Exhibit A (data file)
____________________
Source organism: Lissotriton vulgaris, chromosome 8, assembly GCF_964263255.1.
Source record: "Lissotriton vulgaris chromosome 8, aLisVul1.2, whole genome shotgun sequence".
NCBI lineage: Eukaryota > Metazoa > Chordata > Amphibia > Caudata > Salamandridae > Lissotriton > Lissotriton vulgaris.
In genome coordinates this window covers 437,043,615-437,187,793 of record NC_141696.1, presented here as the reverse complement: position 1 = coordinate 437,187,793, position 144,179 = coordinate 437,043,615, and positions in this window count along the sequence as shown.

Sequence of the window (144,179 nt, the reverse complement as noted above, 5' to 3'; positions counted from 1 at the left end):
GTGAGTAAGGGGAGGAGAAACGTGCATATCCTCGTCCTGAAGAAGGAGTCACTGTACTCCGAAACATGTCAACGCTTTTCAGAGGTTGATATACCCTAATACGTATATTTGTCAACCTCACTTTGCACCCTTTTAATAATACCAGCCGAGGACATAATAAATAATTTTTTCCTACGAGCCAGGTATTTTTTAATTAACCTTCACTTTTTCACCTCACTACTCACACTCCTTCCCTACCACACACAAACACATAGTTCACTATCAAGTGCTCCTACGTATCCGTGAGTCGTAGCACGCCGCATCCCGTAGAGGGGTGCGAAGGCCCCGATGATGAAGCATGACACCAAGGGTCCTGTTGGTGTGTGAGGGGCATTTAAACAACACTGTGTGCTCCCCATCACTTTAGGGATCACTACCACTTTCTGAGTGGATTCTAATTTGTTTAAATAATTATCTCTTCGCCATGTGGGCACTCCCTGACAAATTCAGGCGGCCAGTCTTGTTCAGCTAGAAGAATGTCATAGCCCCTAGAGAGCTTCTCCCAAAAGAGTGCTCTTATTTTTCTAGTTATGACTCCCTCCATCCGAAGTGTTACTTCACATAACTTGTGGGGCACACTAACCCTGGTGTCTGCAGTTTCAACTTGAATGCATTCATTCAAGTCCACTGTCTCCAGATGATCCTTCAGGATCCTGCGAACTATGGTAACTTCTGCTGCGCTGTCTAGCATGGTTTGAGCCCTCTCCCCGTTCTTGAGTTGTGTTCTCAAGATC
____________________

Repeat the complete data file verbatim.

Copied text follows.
Source organism: Lissotriton vulgaris, chromosome 8, assembly GCF_964263255.1.
Source record: "Lissotriton vulgaris chromosome 8, aLisVul1.2, whole genome shotgun sequence".
NCBI lineage: Eukaryota > Metazoa > Chordata > Amphibia > Caudata > Salamandridae > Lissotriton > Lissotriton vulgaris.
In genome coordinates this window covers 437,043,615-437,187,793 of record NC_141696.1, presented here as the reverse complement: position 1 = coordinate 437,187,793, position 144,179 = coordinate 437,043,615, and positions in this window count along the sequence as shown.

Sequence of the window (144,179 nt, the reverse complement as noted above, 5' to 3'; positions counted from 1 at the left end):
GTGAGTAAGGGGAGGAGAAACGTGCATATCCTCGTCCTGAAGAAGGAGTCACTGTACTCCGAAACATGTCAACGCTTTTCAGAGGTTGATATACCCTAATACGTATATTTGTCAACCTCACTTTGCACCCTTTTAATAATACCAGCCGAGGACATAATAAATAATTTTTTCCTACGAGCCAGGTATTTTTTAATTAACCTTCACTTTTTCACCTCACTACTCACACTCCTTCCCTACCACACACAAACACATAGTTCACTATCAAGTGCTCCTACGTATCCGTGAGTCGTAGCACGCCGCATCCCGTAGAGGGGTGCGAAGGCCCCGATGATGAAGCATGACACCAAGGGTCCTGTTGGTGTGTGAGGGGCATTTAAACAACACTGTGTGCTCCCCATCACTTTAGGGATCACTACCACTTTCTGAGTGGATTCTAATTTGTTTAAATAATTATCTCTTCGCCATGTGGGCACTCCCTGACAAATTCAGGCGGCCAGTCTTGTTCAGCTAGAAGAATGTCATAGCCCCTAGAGAGCTTCTCCCAAAAGAGTGCTCTTATTTTTCTAGTTATGACTCCCTCCATCCGAAGTGTTACTTCACATAACTTGTGGGGCACACTAACCCTGGTGTCTGCAGTTTCAACTTGAATGCATTCATTCAAGTCCACTGTCTCCAGATGATCCTTCAGGATCCTGCGAACTATGGTAACTTCTGCTGCGCTGTCTAGCATGGTTTGAGCCCTCTCCCCGTTCTTGAGTTGTGTTCTCAAGATC